Rediff.com  » Getahead » All you want to know about G-Secs

All you want to know about G-Secs

By Bindisha Sarang
February 19, 2021 14:24 IST
Get Rediff News in your Inbox:

There are a few aspects to factor in before considering G-Secs as an investment option, advises Bindisha Sarang.

Illustration: Uttam Ghosh/Rediff.com
 

A major announcement in the recent monetary policy review was that retail investors will now be able to invest in government securities (G-Secs) directly by opening a gilt account with the central bank.

The facility, called 'Retail Direct', will provide them online access to both the primary and secondary G-Sec markets.

There are, however, a few aspects to factor in before considering G-Secs as an investment option.

Do G-Secs carry credit risk?

This refers to the risk of an issuer defaulting on the payment of interest or return of principal.

G-Secs, issued by the Government of India, carry zero credit risk.

Do investors run any duration risk?

Any revision in interest rates within the economy affects the prices of existing bonds.

In a declining interest-rate scenario, prices rise, and vice versa.

G-Secs are subject to duration risk.

Changing interest rates have a bigger impact on longer-duration bonds.

Since many government bonds have a longer duration than corporate bonds, their prices tend to decline more when rates head north.

One way investors can circumvent this risk is by holding them till maturity.

"If someone is okay with a biannual payout of interest for the next 20 years, these bonds are good for them," says Kiran Telang, a Mumbai-based certified financial planner.

If you try to exit them in a rising interest-rate scenario, you could sustain losses.

How liquid are these bonds?

Government bonds are listed on the exchanges.

So, theoretically, you can sell them whenever you wish to exit.

T-bills aren't listed, so a premature exit isn't possible.

Liquidity tends to be low in these instruments.

Sometimes, finding a buyer may not be easy, especially if you wish to sell a small number.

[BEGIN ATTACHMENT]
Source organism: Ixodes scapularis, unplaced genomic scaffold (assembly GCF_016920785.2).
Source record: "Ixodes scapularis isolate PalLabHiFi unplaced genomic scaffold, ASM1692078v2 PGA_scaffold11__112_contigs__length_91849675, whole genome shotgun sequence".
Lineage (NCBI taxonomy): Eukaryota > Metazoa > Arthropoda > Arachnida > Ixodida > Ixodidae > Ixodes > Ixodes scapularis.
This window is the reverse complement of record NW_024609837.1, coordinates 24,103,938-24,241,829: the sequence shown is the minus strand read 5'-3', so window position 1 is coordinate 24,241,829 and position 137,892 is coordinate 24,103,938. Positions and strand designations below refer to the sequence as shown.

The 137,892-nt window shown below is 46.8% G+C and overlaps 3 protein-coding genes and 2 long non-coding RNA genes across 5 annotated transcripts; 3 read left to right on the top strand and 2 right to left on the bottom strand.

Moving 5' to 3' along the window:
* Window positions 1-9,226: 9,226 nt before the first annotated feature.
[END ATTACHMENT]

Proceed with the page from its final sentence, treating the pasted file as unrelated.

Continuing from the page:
If the seller needs to exit urgently, s/he could be forced to sell at a considerable discount.

Do they carry reinvestment risk?

Yes. If interest rates within the economy are low when these bonds mature, the investor will have to reinvest at a lower rate.

Deal with this risk by laddering your purchases: Buy in a manner that your bonds mature at periodic intervals.

Who should invest in G-Secs directly?

They are for investors who understand how bonds and bond markets function.

"Savvy investors, who understand what causes the volatility in gilts and are prepared to hold them till maturity, should take advantage of the direct route," says Tarun Birani, founder and chief executive office, TBNG Capital Advisor.

G-Secs allow investors to lock in rates for the long haul.

"If you buy them when rates are attractive, you could lock in rates for up to 40 years," says M Barve, founder of MB Wealth Financial Solutions.

You will earn the coupon rate on a G-Sec if you hold it till maturity.

With a horizon of more than 15 years, retirees can use them in their retirement portfolios.

What's the alternative?

You can also invest in G-Secs via gilt MFs.

These funds have high average duration, and hence tend to be volatile.

Investors need to enter them with an investment horizon that at least matches the average duration of these funds.

How are these bonds and funds taxed?

Interest from G-Secs is taxable at the slab rate.

If sold after 12 months, the gains are treated as long-term (short-term if sold earlier).

"Long-term gains are taxed at 10 per cent without indexation. Short-term gains are taxed at the individual's slab rate," says Gopal Bohra, partner at NA Shah Associates.

In case of gilt funds, capital gains are treated as long-term if sold after three years.

Long-term capital gains are taxed at 20 per cent with indexation, and short-term gains at the slab rate.

Feature Presentation: Aslam Hunani/Rediff.com

Get Rediff News in your Inbox:
Bindisha Sarang
Source: source
SHARE THIS STORYCOMMENT